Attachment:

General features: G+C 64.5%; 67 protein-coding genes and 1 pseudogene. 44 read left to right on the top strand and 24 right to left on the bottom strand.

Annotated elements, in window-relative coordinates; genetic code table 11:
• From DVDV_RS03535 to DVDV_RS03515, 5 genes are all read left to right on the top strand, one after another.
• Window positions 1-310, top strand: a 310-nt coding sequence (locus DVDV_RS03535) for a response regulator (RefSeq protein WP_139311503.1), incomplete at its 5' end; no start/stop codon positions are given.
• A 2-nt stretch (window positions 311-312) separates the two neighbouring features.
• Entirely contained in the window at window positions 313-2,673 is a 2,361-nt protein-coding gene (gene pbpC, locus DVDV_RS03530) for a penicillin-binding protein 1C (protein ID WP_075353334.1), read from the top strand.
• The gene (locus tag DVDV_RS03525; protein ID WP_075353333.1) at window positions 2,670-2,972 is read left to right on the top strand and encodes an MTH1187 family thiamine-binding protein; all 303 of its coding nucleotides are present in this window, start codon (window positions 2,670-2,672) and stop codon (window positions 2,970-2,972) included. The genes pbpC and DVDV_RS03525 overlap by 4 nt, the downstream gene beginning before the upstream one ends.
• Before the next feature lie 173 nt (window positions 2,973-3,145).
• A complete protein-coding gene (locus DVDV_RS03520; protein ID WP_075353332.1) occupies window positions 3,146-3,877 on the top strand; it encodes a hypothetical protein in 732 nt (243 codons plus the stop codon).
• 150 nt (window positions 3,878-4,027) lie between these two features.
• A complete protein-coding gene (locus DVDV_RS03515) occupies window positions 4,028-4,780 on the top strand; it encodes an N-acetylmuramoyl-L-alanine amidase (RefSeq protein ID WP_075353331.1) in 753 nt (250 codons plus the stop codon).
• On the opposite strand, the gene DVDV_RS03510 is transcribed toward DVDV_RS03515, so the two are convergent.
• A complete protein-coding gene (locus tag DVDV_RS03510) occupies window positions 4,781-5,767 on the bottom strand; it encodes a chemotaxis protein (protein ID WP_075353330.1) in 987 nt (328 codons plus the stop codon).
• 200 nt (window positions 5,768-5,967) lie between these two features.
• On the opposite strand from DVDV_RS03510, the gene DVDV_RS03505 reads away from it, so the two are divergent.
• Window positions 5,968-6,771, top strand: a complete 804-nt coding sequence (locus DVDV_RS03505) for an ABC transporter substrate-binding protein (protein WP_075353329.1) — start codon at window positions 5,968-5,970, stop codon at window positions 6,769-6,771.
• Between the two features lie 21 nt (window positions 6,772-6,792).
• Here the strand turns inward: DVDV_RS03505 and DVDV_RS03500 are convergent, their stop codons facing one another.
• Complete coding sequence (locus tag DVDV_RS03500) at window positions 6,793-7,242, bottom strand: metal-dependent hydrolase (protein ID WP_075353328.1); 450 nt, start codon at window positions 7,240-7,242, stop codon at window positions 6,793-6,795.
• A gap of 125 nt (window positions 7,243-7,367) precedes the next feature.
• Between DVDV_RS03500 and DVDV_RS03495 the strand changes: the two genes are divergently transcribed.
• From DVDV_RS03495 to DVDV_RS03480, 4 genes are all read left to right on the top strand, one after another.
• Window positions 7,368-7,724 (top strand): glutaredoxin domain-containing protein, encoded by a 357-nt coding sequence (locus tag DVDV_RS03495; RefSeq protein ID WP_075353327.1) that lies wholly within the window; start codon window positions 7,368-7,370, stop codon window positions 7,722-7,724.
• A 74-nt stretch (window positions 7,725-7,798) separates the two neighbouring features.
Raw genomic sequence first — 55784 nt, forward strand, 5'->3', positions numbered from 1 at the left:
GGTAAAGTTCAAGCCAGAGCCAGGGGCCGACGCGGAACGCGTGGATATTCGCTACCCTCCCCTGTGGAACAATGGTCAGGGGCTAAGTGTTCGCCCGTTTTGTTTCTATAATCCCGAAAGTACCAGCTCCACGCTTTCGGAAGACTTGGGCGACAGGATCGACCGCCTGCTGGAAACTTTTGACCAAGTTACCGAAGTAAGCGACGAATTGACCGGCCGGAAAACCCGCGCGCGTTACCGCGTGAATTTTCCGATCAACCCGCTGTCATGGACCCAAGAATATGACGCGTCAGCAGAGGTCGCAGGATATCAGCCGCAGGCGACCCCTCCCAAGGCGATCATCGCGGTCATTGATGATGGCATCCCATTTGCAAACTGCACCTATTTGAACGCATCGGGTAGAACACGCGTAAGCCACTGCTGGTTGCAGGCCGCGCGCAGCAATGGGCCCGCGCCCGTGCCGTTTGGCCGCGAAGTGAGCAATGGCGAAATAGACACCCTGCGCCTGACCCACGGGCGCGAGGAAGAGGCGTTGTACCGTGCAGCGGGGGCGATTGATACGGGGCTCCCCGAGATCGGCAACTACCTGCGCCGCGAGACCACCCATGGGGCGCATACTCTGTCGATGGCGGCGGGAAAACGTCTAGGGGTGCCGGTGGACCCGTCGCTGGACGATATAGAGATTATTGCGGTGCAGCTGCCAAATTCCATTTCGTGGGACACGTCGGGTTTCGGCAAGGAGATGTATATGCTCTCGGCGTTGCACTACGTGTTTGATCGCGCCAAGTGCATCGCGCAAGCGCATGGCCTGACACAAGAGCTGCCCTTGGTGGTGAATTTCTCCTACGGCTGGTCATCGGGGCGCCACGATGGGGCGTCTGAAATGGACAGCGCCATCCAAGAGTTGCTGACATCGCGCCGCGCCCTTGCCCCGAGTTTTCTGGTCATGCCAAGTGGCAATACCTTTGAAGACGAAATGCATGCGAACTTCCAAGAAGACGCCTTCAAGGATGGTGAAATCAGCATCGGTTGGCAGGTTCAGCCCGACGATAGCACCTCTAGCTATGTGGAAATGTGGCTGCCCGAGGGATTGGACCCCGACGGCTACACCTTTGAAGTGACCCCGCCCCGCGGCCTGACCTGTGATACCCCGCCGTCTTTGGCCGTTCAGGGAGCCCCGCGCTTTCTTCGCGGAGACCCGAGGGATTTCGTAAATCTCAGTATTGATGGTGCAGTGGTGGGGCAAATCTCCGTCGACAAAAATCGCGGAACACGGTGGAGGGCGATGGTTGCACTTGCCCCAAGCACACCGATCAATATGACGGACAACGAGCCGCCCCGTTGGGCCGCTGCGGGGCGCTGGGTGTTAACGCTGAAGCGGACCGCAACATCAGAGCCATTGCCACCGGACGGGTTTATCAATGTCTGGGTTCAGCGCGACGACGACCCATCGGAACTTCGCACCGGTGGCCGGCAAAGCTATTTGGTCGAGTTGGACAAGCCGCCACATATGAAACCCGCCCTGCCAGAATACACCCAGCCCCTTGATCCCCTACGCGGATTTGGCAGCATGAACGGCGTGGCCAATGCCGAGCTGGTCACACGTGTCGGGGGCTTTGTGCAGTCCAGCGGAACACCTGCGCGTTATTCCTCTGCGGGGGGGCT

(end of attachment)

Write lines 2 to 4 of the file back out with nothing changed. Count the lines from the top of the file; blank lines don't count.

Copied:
Annotated elements, in window-relative coordinates; genetic code table 11:
• From DVDV_RS03535 to DVDV_RS03515, 5 genes are all read left to right on the top strand, one after another.
• Window positions 1-310, top strand: a 310-nt coding sequence (locus DVDV_RS03535) for a response regulator (RefSeq protein WP_139311503.1), incomplete at its 5' end; no start/stop codon positions are given.